Australia needs foreign investment without the hostility: John Howard

Australia needs foreign investment without the hostility: John Howard

31 August 2017

Mr Howard said the rise in property prices was expected for any big city, but admitted that housing affordability was one area that Australia had gone backwards in.

“It’s a fundamental law of economics that if you’re going to have a growing population in a large urban concentration, you’re going to put a squeeze on housing prices. (But) we must not allow any of that to spill over into hostility to Chinese investment,” he said.

“In the long run, we would be crazy as a nation and it would be an act of self-destruction to ever become unfriendly towards foreign investment.”

Howard said although he did not believe China would ever surpass the United States “in aggregate powers and military strength”, China is “to all of you, an incredibly important economic partner”.

China, Australia’s top foreign investor in real estate, proposed to pump $31.9 billion in property down under in the 2015-16 financial year, while the US, the second-biggest foreign investor in real estate, pledged to invest $8.2 billion, according to the Foreign Investment Review Board’s latest report.

“Australia continues to be a major investment destination for Chinese capital and many Chinese real estate companies are serious about having some footprint [here],” Michael Zhang, head of JLL’s China desk, told the The Australian Financial Review.

“Australia’s average deal size is smaller than that of the US and the UK, which makes investing here accessible to investors of all sizes,” he said.

Howard described the public backlash on Chinese foreign investment in Australia as part of a “cycle”, pointing to the 1970s alarm at American investment in the motor manufacturing industry and the outrage at Japanese investment in the 1980s.

Chinese regulators have recently responded with their own hostility, putting their “big four” — HNA, Dalian Wanda, Fosun International and Anbang — under greater scrutiny.

Recently, Asia Real Estate Intelligence Source, Mingtiandi, reported that China’s Dalian Wanda Group had caved in to pressure from Beijing to crimp its offshore expansion and reduce debt. The company confirmed it was selling its stakes in real estate projects in the UK, US, China, and Australia. Wanda’s Australian assets included apartments and hotel developments in Sydney and the Gold Coast.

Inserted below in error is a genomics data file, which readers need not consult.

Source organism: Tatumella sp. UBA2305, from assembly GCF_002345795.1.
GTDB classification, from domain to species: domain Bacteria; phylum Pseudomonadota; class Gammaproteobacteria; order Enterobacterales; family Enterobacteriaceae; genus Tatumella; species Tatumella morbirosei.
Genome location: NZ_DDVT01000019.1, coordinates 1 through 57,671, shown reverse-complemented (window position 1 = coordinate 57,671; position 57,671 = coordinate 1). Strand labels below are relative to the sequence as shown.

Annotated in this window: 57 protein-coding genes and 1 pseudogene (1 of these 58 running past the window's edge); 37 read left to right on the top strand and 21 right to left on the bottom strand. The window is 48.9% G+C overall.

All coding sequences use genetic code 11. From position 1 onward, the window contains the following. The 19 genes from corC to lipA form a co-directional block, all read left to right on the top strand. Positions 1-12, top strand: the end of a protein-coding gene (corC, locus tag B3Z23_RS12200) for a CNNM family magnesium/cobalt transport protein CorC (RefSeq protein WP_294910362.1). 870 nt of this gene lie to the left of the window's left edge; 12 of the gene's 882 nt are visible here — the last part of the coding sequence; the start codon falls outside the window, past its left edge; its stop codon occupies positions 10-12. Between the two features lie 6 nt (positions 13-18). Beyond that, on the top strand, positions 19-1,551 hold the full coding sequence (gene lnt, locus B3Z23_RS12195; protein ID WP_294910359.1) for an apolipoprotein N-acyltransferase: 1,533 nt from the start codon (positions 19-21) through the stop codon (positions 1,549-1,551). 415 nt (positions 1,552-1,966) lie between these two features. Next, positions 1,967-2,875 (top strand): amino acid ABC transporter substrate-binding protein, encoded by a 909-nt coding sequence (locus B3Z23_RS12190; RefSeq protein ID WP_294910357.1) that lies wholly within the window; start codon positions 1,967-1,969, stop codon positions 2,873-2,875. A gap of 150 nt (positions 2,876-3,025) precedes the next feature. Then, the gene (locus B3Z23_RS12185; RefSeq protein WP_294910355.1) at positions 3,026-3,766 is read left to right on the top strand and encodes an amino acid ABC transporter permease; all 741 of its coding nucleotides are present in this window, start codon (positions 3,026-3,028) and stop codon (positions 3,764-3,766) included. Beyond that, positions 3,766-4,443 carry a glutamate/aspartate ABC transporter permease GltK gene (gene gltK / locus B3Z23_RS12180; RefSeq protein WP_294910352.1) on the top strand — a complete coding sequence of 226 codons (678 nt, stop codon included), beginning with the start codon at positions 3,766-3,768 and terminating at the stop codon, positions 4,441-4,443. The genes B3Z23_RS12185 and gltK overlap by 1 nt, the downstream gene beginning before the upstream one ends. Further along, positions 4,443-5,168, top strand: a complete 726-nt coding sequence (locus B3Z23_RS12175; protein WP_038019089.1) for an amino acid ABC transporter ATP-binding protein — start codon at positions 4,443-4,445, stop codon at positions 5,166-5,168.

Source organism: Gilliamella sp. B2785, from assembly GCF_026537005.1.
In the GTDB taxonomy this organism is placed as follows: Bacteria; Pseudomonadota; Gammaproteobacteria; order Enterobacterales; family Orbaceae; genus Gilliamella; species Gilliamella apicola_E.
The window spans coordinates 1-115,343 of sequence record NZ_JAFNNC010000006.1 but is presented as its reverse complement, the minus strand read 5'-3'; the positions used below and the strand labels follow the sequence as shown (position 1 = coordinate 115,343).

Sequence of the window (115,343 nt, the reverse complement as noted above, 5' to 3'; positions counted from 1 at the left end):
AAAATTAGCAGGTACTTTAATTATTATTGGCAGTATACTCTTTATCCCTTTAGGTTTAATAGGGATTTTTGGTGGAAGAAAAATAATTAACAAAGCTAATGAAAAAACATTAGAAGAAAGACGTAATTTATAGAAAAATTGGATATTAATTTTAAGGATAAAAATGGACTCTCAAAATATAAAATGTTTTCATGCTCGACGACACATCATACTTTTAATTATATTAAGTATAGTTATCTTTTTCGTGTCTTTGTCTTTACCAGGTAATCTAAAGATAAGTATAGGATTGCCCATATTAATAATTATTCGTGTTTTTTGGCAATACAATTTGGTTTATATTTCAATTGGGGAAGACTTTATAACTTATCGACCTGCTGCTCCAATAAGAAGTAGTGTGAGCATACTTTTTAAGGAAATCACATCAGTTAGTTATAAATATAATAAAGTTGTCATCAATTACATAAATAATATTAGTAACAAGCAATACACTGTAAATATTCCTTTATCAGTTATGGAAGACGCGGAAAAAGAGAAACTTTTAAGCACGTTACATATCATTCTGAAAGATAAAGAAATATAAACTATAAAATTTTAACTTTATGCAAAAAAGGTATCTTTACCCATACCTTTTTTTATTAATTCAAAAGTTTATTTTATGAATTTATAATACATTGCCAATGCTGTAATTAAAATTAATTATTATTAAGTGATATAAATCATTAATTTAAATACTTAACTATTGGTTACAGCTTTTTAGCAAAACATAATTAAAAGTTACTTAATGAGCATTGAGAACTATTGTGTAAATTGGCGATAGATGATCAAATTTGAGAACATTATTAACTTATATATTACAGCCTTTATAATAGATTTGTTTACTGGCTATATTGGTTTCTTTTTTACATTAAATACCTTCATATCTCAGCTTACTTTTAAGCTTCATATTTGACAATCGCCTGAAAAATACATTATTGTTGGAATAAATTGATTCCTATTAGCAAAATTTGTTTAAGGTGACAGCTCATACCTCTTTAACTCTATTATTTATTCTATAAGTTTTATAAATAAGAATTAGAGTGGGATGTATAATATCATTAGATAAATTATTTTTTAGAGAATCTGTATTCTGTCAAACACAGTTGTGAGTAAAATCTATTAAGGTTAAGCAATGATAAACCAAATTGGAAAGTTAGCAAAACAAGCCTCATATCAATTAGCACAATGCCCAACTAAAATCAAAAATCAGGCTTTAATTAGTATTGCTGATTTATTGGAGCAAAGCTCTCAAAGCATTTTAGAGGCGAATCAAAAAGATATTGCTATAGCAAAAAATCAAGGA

The Chinese government had previously encouraged overseas spending sprees, but then warned late last year of “irrational” acquisitions amid fears that powerful conglomerates were racking up dangerous debt levels.

The Chinese government recently said that it hopes to promote the “rational, orderly and healthy development of foreign investment while effectively guarding against risks”.

“There are great opportunities for our nation’s companies to embark on foreign investment, but they also face numerous risks and challenges,” the document released by the Chinese State Council said.

China’s National Development and Reform Commission have declared that the property sector was “not the real economy” and companies investing overseas in real estate could be harming China’s financial stability by increasing capital outflows.

The commission has labelled the overseas buying spree by China’s biggest private companies in recent years as “irrational”.

“Foreign investments that do not conform to China’s efforts towards peaceful development, mutually beneficial co-operation and to macroeconomic regulation are subject to restriction.”

Chinese outbound investment fell 44 per cent in the first seven months of 2017 as the Chinese government began cracking down on capital flight, and criticised Chinese companies buying trophy assets such as European football clubs, iconic hotels such as Club Med, and Hollywood studios, reported The Sydney Morning Herald.